This lazy, stupid troll also states that the majority of Cassidy’s words were given as origin unknown. I have dealt with this question in a post appropriately labelled Origin Unknown? The majority of the words given fake Irish derivations in Cassidy’s book are not given as origin unknown in mainstream dictionaries. This is a total lie on the troll’s part, easily demonstrable by checking the words in Cassidy’s book against the dictionaries. He also claims that those who attack Cassidy are Angophiles. Amazing how many of these Anglophiles speak Irish!

The troll also talks about my ‘mania’ about Cassidy. In fact, my mania is and always has been the Irish language and languages in general. I love Irish and I find the crap in Cassidy’s book a deep insult to all Irish speakers. The posts here are a minor hobby of mine. Even when I was posting regularly, I probably didn’t spend more than two hours a week on this. But they are two hours well spent, if it offends lunatics like Sean the Troll and makes sure that people have access to the truth. Nor am I jealous of Cassidy’s success as the troll claims, because Cassidy wasn’t successful. This book is a monumental failure, however many copies are sold to the ignorant and gullible.

The last of these three grunts from under the bridge states that I never print anything which contradicts my opinions. No, that’s right. Because there is no evidence contradicting my opinions and with respect, troll, I think Cassidy was great and you’re just an Anglophile Irish speaker who hates Irish Americans really aren’t intelligent (or even sane) arguments.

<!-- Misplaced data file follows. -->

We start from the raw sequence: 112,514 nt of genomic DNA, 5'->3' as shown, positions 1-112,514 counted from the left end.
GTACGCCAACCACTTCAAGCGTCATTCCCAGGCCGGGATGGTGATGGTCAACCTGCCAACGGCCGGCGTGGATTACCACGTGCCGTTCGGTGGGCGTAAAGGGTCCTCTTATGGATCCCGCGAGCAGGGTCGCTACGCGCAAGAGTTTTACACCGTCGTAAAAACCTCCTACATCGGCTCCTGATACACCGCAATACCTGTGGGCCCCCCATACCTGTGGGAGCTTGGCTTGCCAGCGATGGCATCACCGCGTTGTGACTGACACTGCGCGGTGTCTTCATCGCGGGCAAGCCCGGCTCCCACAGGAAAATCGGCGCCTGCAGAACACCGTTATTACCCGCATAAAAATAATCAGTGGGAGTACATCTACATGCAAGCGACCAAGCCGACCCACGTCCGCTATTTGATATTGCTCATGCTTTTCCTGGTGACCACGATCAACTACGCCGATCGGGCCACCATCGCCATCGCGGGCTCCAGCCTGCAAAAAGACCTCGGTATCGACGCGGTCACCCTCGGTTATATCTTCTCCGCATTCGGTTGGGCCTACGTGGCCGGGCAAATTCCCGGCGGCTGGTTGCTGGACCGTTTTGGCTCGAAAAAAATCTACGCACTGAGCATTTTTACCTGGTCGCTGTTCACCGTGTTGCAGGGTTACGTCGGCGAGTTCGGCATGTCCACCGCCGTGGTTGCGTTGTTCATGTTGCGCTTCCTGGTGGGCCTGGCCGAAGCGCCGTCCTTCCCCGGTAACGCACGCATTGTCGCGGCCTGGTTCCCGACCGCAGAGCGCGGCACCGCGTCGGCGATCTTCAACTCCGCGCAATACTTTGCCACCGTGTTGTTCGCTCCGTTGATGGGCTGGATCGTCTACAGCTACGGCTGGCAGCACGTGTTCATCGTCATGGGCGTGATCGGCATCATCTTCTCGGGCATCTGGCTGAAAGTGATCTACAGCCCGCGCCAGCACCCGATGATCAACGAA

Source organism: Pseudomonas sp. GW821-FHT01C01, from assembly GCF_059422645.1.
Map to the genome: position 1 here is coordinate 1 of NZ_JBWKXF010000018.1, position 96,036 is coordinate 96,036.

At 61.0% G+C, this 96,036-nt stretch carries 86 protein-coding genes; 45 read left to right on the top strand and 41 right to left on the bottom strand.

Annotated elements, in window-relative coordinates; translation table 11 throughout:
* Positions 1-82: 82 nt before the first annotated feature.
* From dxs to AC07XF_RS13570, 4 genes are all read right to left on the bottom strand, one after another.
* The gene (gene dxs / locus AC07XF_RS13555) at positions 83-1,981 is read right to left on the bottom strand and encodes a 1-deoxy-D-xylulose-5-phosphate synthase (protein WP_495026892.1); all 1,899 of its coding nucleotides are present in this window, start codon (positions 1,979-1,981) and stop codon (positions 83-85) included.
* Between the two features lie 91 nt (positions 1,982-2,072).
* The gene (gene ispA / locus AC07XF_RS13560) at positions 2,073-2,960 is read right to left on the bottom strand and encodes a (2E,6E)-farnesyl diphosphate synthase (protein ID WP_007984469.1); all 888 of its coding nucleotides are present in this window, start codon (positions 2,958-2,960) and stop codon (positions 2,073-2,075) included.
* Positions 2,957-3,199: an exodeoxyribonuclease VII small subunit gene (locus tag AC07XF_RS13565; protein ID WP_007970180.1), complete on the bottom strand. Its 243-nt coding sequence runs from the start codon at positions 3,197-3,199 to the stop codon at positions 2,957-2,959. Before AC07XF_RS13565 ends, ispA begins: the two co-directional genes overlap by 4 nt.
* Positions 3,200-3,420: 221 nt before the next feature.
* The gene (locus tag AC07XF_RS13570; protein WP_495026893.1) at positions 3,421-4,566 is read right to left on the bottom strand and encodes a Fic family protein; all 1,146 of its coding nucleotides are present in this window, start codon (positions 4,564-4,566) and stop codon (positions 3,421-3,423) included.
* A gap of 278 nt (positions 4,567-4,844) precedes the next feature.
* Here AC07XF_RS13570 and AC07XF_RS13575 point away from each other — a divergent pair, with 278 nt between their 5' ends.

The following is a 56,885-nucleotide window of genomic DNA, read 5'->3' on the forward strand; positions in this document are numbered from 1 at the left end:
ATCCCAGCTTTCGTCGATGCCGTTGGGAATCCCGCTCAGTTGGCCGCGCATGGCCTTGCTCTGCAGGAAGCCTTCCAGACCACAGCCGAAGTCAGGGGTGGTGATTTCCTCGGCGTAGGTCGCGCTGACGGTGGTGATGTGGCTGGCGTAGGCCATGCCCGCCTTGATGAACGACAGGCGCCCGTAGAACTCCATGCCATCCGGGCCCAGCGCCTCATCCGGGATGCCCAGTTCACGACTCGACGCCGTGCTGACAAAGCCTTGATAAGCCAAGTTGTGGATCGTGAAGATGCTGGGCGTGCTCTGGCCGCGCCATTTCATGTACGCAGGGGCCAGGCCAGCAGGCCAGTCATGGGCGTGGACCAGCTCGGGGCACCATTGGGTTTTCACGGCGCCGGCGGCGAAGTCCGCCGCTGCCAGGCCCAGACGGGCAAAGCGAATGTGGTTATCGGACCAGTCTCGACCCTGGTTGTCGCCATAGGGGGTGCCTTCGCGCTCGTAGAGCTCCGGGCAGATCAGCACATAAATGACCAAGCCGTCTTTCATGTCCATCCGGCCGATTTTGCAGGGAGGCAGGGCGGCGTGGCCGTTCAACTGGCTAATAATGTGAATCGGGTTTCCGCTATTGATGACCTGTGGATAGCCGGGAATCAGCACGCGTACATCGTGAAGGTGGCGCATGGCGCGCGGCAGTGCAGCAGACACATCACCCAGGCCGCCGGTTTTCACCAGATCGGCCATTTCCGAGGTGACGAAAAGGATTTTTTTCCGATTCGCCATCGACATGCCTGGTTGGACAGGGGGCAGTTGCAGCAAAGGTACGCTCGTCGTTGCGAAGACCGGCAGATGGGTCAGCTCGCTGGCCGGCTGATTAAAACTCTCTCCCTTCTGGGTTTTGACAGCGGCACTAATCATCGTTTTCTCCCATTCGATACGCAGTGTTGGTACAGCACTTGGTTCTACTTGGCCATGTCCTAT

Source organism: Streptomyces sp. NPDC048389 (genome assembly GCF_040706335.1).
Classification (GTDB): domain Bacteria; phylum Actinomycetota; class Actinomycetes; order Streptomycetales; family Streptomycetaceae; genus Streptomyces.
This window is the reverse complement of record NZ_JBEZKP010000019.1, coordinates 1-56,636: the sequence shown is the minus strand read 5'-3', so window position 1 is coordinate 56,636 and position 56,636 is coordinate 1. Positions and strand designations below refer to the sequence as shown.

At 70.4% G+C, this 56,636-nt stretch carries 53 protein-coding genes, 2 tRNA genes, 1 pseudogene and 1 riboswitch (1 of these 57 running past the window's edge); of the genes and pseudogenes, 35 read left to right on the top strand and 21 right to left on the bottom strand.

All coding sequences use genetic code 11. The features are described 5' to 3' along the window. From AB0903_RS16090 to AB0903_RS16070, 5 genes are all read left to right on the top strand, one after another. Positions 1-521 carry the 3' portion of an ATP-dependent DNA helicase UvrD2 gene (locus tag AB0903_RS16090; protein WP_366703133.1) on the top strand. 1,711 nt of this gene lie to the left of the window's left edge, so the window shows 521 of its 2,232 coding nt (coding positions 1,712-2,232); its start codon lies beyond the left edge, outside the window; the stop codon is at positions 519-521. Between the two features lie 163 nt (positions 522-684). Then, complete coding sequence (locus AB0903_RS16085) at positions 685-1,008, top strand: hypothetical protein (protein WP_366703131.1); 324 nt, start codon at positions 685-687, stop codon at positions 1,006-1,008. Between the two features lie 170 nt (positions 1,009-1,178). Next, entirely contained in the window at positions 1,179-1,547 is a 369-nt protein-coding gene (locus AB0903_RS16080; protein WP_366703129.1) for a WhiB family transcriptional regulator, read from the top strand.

And with that, I am going to mark the troll as spam. Not only will I not publish any future correspondence from this idiot, I won’t even bother reading it!

Yup, I’m bad!

The Blether Region

I recently found an interesting item on a Northern Irish-based blog called The Blether Region. I have tried to reblog it but for some reason it hasn’t worked, so here is a link: http://scots-anorak.blogspot.co.uk/2014_02_01_archive.html The author is attacking Brendan Patrick Keane’s idiotic article on IrishCentral about Cassidy’s ‘research.’ Check it out, but here is a little bit of the article!

“The article draws on the book How the Irish Invented Slang: The Secret Language of the Crossroads (Counterpunch) by Daniel Cassidy, which has been roundly condemned by serious linguists. Perhaps the most annoying aspect of such claims is the serial refusal to present etymologies plausible to an Irish-speaker (Mr. Cassidy evidently not being one himself). The variant “Gee whilikers” is glossed as deriving from Dia Thoileachas, or “God’s will”. But ask an Irish-speaker how to say “God’s will”, and the answer is likely to be something like Toil Dé.

Once again, how annoying that Irish Central has seen fit to publish such claptrap.”

Absolutely right! Anyone who supports this rubbish should hang their heads in shame.

How Daniel Cassidy Invented Etymology, Part Two

About a week ago, Eoin P. Ó Murchú published an interesting review of Cassidy’s work on an Irish-language site called An Tuairisceoir. Ó Murchú’s attitude to Cassidy’s book was very similar to mine. He thought that Cassidy was an appalling charlatan and he strongly recommended people to avoid Cassidy’s book. I reblogged Ó Murchú’s article a few days ago but for the benefit of those who don’t speak Irish, I have produced a rough translation here.